Internal ribosome entry sites (IRES) are utilized by a subset of cellular and viral mRNAs to initiate translation during cellular stress and virus infection when canonical cap-dependent translation is compromised. The intergenic region (IGR) IRES of the Dicistroviridae uses a streamlined mechanism in which it can directly recruit the ribosome in the absence of initiation factors and initiates translation using a non-AUG codon. A subset of IGR IRESs including that from the honey bee viruses can also direct translation of an overlapping +1 frame gene. In this study, we systematically examined cellular conditions that lead to IGR IRES-mediated 0 and +1 frame translation in Drosophila S2 cells. Towards this, a novel bicistronic reporter that exploits the 2A "stop-go" peptide was developed to allow the detection of IRES-mediated translation in vivo. Both 0 and +1 frame translation by the IGR IRES are stimulated under a number of cellular stresses and in S2 cells infected by cricket paralysis virus, demonstrating a switch from cap-dependent to IRES-dependent translation. The regulation of the IGR IRES mechanism ensures that both 0 frame viral structural proteins and +1 frame ORFx protein are optimally expressed during virus infection.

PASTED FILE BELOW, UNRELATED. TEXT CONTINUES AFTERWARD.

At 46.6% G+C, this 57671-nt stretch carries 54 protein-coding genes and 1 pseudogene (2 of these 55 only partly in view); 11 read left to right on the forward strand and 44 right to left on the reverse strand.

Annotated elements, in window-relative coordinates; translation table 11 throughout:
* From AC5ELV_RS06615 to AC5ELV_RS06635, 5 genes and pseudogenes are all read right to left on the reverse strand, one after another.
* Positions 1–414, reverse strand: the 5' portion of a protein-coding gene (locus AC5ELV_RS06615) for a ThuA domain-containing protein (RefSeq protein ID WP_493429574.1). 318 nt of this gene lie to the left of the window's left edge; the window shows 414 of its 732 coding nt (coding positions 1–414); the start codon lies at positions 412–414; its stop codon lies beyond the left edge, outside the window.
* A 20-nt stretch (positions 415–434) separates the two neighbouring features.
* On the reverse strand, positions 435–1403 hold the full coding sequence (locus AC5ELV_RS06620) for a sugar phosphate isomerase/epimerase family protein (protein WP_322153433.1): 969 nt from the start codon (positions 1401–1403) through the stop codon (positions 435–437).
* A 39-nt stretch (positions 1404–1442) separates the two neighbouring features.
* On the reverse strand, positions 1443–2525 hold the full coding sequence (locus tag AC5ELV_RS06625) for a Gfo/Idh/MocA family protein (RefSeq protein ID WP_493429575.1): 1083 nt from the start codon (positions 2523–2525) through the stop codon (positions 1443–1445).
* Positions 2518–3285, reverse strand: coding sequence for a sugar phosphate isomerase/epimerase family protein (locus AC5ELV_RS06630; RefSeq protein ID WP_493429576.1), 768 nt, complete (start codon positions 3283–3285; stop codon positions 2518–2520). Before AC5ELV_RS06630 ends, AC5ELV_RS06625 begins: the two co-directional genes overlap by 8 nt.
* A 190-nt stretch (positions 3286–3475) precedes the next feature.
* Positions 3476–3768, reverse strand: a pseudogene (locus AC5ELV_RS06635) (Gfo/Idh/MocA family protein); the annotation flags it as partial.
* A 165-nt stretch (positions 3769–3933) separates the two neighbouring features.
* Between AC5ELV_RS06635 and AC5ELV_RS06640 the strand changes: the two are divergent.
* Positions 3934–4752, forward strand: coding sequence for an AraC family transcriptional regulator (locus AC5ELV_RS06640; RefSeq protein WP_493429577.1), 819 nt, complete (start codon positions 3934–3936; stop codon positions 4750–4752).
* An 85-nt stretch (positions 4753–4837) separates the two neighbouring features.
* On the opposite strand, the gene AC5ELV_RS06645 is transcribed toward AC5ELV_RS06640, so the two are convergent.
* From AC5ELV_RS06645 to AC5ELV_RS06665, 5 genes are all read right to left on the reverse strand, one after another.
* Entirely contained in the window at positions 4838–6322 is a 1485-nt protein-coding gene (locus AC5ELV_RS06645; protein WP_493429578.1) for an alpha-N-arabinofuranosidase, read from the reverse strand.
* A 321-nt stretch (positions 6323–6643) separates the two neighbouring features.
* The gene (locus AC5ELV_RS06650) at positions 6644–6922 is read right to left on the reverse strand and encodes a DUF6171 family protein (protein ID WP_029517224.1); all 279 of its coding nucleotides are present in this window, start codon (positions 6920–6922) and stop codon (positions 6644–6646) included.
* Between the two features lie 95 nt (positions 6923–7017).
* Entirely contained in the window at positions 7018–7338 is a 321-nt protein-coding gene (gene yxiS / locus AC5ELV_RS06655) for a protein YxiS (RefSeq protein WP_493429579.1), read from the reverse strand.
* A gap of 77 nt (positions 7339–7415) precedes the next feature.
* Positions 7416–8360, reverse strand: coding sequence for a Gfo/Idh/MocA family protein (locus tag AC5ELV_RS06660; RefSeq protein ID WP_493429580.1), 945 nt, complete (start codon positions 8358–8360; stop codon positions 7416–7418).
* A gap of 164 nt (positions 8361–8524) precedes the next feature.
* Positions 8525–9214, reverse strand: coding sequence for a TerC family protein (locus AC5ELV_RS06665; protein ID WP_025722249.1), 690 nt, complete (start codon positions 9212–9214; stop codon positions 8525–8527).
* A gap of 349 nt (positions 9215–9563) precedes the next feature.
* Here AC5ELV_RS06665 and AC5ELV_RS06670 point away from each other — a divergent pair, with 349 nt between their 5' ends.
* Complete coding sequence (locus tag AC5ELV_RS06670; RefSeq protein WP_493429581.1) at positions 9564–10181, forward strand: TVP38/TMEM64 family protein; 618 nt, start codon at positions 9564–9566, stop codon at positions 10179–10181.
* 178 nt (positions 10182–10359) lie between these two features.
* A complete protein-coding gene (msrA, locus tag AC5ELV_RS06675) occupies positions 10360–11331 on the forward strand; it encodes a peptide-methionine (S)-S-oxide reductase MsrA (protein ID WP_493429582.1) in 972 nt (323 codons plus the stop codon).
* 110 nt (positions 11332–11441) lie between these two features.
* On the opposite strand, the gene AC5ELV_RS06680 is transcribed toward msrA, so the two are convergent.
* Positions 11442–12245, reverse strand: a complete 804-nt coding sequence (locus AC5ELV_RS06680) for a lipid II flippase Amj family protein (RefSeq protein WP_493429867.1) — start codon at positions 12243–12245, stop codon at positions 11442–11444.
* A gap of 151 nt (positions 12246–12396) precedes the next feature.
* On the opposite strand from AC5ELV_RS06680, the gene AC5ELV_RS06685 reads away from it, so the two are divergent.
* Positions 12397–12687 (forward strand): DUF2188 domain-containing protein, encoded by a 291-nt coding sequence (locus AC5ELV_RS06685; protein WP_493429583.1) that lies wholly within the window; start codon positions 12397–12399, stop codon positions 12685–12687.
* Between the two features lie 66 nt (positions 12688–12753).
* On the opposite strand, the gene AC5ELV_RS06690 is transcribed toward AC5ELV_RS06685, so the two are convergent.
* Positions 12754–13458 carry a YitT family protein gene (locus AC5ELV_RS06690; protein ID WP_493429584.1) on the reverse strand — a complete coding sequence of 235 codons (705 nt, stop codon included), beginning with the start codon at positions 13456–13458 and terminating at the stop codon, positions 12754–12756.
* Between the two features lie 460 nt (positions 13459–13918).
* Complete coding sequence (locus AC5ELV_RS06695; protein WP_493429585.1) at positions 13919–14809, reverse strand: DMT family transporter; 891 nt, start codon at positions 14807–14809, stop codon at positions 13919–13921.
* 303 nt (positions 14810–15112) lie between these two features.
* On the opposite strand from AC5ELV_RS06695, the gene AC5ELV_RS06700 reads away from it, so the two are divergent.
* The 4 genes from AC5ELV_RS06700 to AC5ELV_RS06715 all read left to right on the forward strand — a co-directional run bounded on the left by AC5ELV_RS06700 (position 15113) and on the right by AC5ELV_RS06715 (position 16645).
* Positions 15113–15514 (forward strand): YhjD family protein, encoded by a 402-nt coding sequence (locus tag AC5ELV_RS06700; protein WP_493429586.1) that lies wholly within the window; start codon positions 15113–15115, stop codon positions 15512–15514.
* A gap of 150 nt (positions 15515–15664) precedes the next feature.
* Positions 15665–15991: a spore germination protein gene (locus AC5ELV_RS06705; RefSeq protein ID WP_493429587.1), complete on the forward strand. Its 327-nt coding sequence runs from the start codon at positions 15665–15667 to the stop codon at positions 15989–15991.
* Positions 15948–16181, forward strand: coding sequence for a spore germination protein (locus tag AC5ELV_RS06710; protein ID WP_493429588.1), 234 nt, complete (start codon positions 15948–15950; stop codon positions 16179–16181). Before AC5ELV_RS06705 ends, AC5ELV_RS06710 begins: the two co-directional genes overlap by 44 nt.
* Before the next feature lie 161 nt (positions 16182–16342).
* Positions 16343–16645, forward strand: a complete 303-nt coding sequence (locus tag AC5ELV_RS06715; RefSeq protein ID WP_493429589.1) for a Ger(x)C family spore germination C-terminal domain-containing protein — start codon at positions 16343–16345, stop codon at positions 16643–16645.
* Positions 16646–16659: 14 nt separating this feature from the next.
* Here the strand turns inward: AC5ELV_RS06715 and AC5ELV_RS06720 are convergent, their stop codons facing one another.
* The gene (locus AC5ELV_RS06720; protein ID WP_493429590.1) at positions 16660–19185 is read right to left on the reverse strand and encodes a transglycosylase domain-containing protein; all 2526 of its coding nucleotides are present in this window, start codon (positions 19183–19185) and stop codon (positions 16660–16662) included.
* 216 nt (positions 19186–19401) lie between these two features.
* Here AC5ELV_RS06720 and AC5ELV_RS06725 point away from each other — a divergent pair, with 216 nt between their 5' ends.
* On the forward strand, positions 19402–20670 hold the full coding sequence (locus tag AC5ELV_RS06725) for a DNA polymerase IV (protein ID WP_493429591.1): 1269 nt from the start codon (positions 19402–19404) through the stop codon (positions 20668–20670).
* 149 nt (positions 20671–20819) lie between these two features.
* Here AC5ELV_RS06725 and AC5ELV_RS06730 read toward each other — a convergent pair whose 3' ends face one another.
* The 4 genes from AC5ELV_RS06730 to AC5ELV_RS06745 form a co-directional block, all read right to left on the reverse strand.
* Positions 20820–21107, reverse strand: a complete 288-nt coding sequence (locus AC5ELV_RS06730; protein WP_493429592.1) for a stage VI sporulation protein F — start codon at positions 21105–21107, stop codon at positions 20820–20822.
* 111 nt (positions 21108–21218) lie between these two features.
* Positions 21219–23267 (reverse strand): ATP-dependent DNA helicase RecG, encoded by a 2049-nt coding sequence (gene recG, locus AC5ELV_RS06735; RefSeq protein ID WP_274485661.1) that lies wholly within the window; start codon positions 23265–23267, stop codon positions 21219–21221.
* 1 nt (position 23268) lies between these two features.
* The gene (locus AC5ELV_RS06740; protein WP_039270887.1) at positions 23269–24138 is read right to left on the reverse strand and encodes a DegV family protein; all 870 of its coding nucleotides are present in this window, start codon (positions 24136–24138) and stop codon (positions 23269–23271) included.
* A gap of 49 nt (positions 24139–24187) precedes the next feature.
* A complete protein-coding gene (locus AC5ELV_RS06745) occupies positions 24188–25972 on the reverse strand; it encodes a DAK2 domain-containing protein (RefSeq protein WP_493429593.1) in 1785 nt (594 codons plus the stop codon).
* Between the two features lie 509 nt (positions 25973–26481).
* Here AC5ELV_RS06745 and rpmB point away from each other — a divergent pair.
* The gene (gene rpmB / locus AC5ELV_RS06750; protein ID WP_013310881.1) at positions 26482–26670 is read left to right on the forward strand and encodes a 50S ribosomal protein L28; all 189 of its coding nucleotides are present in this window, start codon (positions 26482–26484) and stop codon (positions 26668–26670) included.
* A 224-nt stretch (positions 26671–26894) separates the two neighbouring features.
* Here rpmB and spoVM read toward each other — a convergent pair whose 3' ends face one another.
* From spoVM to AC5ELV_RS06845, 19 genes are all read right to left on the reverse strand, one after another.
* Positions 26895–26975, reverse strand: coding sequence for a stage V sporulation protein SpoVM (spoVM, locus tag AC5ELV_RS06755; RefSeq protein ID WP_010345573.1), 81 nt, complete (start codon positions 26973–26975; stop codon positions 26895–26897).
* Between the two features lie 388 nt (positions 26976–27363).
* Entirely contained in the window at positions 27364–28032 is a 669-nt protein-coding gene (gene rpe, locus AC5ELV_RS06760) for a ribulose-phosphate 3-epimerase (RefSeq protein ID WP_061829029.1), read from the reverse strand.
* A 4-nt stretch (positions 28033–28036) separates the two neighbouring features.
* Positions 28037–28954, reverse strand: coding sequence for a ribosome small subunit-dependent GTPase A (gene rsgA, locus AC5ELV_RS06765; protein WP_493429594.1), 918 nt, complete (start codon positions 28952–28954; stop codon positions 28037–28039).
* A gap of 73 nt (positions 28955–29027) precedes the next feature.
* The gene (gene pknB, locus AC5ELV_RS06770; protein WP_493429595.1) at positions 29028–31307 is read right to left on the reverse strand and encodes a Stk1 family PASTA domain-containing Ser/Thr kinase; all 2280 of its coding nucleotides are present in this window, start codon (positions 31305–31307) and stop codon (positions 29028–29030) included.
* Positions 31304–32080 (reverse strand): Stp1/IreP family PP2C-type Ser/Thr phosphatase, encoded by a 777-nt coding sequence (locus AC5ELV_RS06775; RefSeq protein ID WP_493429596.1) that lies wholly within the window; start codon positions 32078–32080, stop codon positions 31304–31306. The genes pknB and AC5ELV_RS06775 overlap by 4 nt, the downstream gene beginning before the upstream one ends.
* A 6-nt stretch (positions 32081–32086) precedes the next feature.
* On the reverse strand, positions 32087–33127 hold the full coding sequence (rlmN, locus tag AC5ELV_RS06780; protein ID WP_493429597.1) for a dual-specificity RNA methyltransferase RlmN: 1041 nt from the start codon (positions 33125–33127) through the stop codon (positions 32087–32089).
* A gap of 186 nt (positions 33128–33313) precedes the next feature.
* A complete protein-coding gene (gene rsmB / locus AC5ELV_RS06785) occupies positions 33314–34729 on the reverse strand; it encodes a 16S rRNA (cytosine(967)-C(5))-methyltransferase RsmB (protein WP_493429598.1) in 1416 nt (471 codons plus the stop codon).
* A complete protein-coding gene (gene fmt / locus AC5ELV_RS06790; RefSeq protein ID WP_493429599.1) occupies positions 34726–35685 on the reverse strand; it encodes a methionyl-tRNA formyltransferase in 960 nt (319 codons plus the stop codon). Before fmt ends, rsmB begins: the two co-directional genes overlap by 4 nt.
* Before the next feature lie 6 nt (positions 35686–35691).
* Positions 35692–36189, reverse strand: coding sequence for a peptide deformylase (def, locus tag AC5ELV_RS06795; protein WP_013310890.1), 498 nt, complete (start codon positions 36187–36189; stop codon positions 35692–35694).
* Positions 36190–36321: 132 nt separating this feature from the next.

Wang, Q. S., & Jan, E. (2014). Switch from cap- to factorless IRES-dependent 0 and +1 frame translation during cellular stress and dicistrovirus infection. PLoS ONE, 9(8). https://doi.org/10.1371/journal.pone.0103601